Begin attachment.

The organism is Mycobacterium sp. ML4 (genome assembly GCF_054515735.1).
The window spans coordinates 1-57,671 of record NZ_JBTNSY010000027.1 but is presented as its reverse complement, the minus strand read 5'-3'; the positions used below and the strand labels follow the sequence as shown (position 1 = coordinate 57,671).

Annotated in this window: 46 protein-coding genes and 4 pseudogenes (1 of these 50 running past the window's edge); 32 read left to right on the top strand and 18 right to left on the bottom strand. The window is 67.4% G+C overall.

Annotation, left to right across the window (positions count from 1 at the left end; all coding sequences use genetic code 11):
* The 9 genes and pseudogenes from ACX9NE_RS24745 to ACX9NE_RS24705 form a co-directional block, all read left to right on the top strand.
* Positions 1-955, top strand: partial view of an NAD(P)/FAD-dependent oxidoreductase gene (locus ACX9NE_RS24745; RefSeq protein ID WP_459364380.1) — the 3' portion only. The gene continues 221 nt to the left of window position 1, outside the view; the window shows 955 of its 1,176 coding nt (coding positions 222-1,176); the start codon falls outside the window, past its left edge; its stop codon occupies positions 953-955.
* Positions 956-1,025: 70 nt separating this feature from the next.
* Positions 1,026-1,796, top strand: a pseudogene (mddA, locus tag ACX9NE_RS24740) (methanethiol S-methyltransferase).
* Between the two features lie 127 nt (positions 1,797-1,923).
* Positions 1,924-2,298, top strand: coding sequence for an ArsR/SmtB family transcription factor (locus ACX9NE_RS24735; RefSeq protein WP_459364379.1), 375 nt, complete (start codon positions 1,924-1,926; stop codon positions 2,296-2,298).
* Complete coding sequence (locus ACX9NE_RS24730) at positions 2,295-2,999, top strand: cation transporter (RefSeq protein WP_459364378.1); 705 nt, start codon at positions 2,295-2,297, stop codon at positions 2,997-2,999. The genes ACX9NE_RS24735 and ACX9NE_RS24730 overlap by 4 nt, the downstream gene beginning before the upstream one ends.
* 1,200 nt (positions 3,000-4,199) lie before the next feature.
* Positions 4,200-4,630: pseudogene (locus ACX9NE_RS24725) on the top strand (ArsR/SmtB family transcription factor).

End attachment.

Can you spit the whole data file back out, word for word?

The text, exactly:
The organism is Mycobacterium sp. ML4 (genome assembly GCF_054515735.1).
The window spans coordinates 1-57,671 of record NZ_JBTNSY010000027.1 but is presented as its reverse complement, the minus strand read 5'-3'; the positions used below and the strand labels follow the sequence as shown (position 1 = coordinate 57,671).

Annotated in this window: 46 protein-coding genes and 4 pseudogenes (1 of these 50 running past the window's edge); 32 read left to right on the top strand and 18 right to left on the bottom strand. The window is 67.4% G+C overall.

Annotation, left to right across the window (positions count from 1 at the left end; all coding sequences use genetic code 11):
* The 9 genes and pseudogenes from ACX9NE_RS24745 to ACX9NE_RS24705 form a co-directional block, all read left to right on the top strand.
* Positions 1-955, top strand: partial view of an NAD(P)/FAD-dependent oxidoreductase gene (locus ACX9NE_RS24745; RefSeq protein ID WP_459364380.1) — the 3' portion only. The gene continues 221 nt to the left of window position 1, outside the view; the window shows 955 of its 1,176 coding nt (coding positions 222-1,176); the start codon falls outside the window, past its left edge; its stop codon occupies positions 953-955.
* Positions 956-1,025: 70 nt separating this feature from the next.
* Positions 1,026-1,796, top strand: a pseudogene (mddA, locus tag ACX9NE_RS24740) (methanethiol S-methyltransferase).
* Between the two features lie 127 nt (positions 1,797-1,923).
* Positions 1,924-2,298, top strand: coding sequence for an ArsR/SmtB family transcription factor (locus ACX9NE_RS24735; RefSeq protein WP_459364379.1), 375 nt, complete (start codon positions 1,924-1,926; stop codon positions 2,296-2,298).
* Complete coding sequence (locus ACX9NE_RS24730) at positions 2,295-2,999, top strand: cation transporter (RefSeq protein WP_459364378.1); 705 nt, start codon at positions 2,295-2,297, stop codon at positions 2,997-2,999. The genes ACX9NE_RS24735 and ACX9NE_RS24730 overlap by 4 nt, the downstream gene beginning before the upstream one ends.
* 1,200 nt (positions 3,000-4,199) lie before the next feature.
* Positions 4,200-4,630: pseudogene (locus ACX9NE_RS24725) on the top strand (ArsR/SmtB family transcription factor).